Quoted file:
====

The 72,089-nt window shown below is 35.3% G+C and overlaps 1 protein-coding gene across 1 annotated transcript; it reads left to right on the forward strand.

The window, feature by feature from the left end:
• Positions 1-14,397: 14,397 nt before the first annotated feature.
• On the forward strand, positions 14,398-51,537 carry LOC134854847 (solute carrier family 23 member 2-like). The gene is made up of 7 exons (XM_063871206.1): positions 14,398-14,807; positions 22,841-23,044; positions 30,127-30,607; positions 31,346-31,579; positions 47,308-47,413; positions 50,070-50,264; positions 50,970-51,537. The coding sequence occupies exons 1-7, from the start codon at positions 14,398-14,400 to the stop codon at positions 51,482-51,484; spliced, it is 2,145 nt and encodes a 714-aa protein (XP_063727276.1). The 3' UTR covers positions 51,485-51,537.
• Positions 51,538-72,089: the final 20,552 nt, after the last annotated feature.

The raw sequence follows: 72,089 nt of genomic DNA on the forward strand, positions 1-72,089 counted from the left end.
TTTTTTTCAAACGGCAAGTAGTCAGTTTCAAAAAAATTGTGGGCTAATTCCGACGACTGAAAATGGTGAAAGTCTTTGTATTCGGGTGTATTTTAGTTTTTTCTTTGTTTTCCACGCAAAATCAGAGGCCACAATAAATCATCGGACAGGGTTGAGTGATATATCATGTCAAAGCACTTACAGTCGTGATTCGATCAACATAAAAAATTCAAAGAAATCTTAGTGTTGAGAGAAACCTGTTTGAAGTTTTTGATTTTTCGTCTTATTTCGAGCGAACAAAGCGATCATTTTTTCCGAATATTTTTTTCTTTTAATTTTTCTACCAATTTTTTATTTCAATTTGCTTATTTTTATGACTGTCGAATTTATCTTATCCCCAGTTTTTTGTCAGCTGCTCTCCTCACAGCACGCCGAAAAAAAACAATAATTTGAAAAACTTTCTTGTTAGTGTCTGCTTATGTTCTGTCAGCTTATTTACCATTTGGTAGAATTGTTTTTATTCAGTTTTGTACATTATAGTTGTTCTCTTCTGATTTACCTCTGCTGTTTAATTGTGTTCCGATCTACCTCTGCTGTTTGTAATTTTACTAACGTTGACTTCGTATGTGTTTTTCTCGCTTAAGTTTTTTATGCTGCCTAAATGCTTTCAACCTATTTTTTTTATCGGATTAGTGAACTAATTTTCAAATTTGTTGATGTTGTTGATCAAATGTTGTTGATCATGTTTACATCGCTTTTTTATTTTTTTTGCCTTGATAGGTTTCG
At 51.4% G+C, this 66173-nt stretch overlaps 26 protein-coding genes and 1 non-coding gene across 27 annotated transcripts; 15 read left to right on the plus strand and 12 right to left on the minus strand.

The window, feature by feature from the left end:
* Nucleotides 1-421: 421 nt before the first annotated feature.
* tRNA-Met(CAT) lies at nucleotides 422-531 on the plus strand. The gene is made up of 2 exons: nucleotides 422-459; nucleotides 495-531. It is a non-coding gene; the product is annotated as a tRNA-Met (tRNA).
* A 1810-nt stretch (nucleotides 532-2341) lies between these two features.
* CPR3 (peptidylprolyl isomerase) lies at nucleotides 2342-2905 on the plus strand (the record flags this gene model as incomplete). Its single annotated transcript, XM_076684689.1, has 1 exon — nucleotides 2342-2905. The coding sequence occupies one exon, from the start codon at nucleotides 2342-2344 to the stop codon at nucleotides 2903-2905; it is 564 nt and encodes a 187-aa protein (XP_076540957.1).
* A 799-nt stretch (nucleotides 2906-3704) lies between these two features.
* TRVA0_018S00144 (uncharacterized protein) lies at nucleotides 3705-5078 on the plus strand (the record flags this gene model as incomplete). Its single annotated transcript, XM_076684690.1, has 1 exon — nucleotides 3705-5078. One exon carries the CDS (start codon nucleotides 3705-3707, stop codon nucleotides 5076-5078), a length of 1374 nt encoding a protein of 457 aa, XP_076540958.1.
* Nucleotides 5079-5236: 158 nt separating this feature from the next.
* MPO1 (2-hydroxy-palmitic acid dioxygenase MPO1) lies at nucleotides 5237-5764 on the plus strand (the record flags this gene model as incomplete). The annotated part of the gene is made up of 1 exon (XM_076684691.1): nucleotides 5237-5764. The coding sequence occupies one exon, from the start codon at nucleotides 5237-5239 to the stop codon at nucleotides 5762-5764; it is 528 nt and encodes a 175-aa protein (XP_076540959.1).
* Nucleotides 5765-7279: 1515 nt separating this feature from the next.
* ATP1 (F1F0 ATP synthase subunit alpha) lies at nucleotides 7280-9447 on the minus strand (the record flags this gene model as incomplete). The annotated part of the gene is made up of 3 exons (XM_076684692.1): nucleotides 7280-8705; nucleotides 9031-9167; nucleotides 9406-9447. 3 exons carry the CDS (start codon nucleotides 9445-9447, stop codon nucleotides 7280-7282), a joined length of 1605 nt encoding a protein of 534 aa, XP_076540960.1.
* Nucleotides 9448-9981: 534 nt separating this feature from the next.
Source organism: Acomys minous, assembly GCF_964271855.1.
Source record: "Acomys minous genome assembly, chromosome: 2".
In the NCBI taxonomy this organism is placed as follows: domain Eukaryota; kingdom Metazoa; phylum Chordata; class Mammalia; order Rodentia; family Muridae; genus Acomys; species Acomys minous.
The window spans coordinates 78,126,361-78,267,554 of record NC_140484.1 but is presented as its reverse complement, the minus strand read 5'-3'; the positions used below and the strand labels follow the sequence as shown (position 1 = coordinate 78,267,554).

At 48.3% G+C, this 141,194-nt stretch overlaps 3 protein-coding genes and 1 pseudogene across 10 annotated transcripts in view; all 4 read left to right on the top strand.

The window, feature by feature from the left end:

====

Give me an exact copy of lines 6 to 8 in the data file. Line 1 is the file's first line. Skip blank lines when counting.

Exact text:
The raw sequence follows: 72,089 nt of genomic DNA on the forward strand, positions 1-72,089 counted from the left end.
TTTTTTTCAAACGGCAAGTAGTCAGTTTCAAAAAAATTGTGGGCTAATTCCGACGACTGAAAATGGTGAAAGTCTTTGTATTCGGGTGTATTTTAGTTTTTTCTTTGTTTTCCACGCAAAATCAGAGGCCACAATAAATCATCGGACAGGGTTGAGTGATATATCATGTCAAAGCACTTACAGTCGTGATTCGATCAACATAAAAAATTCAAAGAAATCTTAGTGTTGAGAGAAACCTGTTTGAAGTTTTTGATTTTTCGTCTTATTTCGAGCGAACAAAGCGATCATTTTTTCCGAATATTTTTTTCTTTTAATTTTTCTACCAATTTTTTATTTCAATTTGCTTATTTTTATGACTGTCGAATTTATCTTATCCCCAGTTTTTTGTCAGCTGCTCTCCTCACAGCACGCCGAAAAAAAACAATAATTTGAAAAACTTTCTTGTTAGTGTCTGCTTATGTTCTGTCAGCTTATTTACCATTTGGTAGAATTGTTTTTATTCAGTTTTGTACATTATAGTTGTTCTCTTCTGATTTACCTCTGCTGTTTAATTGTGTTCCGATCTACCTCTGCTGTTTGTAATTTTACTAACGTTGACTTCGTATGTGTTTTTCTCGCTTAAGTTTTTTATGCTGCCTAAATGCTTTCAACCTATTTTTTTTATCGGATTAGTGAACTAATTTTCAAATTTGTTGATGTTGTTGATCAAATGTTGTTGATCATGTTTACATCGCTTTTTTATTTTTTTTGCCTTGATAGGTTTCG
At 51.4% G+C, this 66173-nt stretch overlaps 26 protein-coding genes and 1 non-coding gene across 27 annotated transcripts; 15 read left to right on the plus strand and 12 right to left on the minus strand.